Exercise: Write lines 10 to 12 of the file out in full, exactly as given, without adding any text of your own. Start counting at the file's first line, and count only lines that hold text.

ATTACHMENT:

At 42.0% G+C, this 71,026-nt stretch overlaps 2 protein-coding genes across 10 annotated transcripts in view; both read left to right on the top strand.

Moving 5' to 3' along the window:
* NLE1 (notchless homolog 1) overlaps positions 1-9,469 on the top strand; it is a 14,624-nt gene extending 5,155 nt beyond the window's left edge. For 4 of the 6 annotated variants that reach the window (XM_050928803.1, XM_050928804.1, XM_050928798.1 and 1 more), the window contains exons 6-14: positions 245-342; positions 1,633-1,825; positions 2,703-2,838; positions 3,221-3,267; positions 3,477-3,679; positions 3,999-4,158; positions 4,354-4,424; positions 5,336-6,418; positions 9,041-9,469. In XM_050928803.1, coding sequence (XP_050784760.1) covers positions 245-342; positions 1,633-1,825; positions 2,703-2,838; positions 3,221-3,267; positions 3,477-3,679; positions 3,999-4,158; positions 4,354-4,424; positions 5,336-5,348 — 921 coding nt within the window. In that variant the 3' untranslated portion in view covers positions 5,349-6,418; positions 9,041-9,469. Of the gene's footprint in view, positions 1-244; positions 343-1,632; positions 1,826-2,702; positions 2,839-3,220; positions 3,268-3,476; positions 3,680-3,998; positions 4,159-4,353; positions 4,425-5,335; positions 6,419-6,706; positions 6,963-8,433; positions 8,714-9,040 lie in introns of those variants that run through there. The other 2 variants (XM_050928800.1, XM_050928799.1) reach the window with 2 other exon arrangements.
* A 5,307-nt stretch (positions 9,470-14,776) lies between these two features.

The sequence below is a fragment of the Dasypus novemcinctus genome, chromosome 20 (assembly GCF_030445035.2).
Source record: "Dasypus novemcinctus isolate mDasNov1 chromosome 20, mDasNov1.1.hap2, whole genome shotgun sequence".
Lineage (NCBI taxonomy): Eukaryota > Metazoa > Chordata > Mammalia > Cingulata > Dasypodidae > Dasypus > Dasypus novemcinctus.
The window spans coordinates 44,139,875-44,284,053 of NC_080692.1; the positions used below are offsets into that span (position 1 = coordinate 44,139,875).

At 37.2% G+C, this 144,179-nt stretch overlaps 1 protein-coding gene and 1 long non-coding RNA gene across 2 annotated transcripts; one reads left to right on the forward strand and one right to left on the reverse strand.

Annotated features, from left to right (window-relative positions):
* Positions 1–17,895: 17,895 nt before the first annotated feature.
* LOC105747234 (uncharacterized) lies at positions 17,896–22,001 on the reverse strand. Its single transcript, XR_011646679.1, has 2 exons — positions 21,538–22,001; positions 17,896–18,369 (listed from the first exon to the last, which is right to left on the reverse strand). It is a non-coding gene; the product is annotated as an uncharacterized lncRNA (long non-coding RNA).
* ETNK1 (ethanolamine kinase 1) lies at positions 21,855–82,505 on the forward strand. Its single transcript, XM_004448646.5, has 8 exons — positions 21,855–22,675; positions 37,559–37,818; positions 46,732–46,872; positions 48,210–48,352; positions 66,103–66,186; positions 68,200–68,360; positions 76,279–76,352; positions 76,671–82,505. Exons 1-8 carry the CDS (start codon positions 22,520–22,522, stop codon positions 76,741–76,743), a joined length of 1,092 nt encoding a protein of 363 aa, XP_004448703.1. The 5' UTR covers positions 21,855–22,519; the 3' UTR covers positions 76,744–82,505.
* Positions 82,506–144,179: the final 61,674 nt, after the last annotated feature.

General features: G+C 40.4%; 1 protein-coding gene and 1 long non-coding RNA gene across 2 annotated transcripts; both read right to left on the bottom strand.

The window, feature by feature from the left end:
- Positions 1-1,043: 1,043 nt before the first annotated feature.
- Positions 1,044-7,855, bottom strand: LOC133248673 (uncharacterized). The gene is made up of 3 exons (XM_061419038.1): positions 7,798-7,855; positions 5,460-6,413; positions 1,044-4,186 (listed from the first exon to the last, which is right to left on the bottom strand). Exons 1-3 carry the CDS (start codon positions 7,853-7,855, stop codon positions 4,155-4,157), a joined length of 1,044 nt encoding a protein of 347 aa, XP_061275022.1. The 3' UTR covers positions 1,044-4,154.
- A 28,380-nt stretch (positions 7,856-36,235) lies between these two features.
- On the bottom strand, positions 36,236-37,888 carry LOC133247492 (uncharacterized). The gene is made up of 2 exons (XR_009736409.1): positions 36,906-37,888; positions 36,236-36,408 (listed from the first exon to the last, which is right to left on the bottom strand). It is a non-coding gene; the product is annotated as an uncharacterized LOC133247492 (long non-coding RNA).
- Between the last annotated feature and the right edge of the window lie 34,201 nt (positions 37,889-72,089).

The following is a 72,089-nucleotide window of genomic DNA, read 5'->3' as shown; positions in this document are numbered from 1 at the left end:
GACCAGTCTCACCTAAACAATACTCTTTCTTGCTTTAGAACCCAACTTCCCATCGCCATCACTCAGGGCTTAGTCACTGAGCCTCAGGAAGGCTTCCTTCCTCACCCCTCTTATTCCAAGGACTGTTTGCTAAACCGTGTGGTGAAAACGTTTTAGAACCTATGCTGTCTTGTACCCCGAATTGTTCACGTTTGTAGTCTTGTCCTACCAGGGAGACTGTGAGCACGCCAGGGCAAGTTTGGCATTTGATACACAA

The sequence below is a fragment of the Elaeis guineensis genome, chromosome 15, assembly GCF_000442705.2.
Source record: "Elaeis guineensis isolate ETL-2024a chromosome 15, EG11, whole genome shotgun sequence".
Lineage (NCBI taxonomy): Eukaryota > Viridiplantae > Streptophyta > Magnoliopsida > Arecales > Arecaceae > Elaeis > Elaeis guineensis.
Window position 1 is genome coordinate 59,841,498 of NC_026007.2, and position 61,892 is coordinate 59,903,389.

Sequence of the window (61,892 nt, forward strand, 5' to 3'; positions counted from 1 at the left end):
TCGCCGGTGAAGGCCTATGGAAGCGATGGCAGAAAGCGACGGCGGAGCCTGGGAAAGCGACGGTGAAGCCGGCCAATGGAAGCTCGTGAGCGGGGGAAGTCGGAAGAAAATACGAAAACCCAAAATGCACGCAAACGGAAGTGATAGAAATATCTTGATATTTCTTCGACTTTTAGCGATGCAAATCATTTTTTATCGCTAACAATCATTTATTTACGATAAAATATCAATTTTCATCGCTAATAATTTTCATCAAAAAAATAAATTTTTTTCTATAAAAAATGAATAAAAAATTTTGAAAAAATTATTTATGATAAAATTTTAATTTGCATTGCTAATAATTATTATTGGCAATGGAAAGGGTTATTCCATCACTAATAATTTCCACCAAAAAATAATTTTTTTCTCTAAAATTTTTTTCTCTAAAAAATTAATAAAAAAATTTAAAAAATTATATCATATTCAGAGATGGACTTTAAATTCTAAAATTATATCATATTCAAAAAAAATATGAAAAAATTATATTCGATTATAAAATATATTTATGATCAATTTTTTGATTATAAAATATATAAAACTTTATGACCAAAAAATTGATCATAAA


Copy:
Annotated features, from left to right (window-relative positions):
* Positions 1–17,895: 17,895 nt before the first annotated feature.
* LOC105747234 (uncharacterized) lies at positions 17,896–22,001 on the reverse strand. Its single transcript, XR_011646679.1, has 2 exons — positions 21,538–22,001; positions 17,896–18,369 (listed from the first exon to the last, which is right to left on the reverse strand). It is a non-coding gene; the product is annotated as an uncharacterized lncRNA (long non-coding RNA).